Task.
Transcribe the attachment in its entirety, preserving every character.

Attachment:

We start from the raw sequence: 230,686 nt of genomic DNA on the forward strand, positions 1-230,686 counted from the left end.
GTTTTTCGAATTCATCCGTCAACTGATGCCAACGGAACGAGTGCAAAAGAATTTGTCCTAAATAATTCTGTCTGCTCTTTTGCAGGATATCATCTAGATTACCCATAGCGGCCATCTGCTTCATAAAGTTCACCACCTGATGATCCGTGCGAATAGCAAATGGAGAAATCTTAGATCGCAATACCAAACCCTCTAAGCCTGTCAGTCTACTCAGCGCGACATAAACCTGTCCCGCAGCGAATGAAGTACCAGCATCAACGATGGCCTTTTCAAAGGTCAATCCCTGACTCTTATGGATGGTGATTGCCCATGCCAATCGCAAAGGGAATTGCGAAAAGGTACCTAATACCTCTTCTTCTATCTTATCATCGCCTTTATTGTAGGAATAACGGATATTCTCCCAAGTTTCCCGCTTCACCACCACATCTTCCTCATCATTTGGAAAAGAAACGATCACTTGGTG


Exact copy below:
We start from the raw sequence: 230,686 nt of genomic DNA on the forward strand, positions 1-230,686 counted from the left end.
GTTTTTCGAATTCATCCGTCAACTGATGCCAACGGAACGAGTGCAAAAGAATTTGTCCTAAATAATTCTGTCTGCTCTTTTGCAGGATATCATCTAGATTACCCATAGCGGCCATCTGCTTCATAAAGTTCACCACCTGATGATCCGTGCGAATAGCAAATGGAGAAATCTTAGATCGCAATACCAAACCCTCTAAGCCTGTCAGTCTACTCAGCGCGACATAAACCTGTCCCGCAGCGAATGAAGTACCAGCATCAACGATGGCCTTTTCAAAGGTCAATCCCTGACTCTTATGGATGGTGATTGCCCATGCCAATCGCAAAGGGAATTGCGAAAAGGTACCTAATACCTCTTCTTCTATCTTATCATCGCCTTTATTGTAGGAATAACGGATATTCTCCCAAGTTTCCCGCTTCACCACCACATCTTCCTCATCATTTGGAAAAGAAACGATCACTTGGTG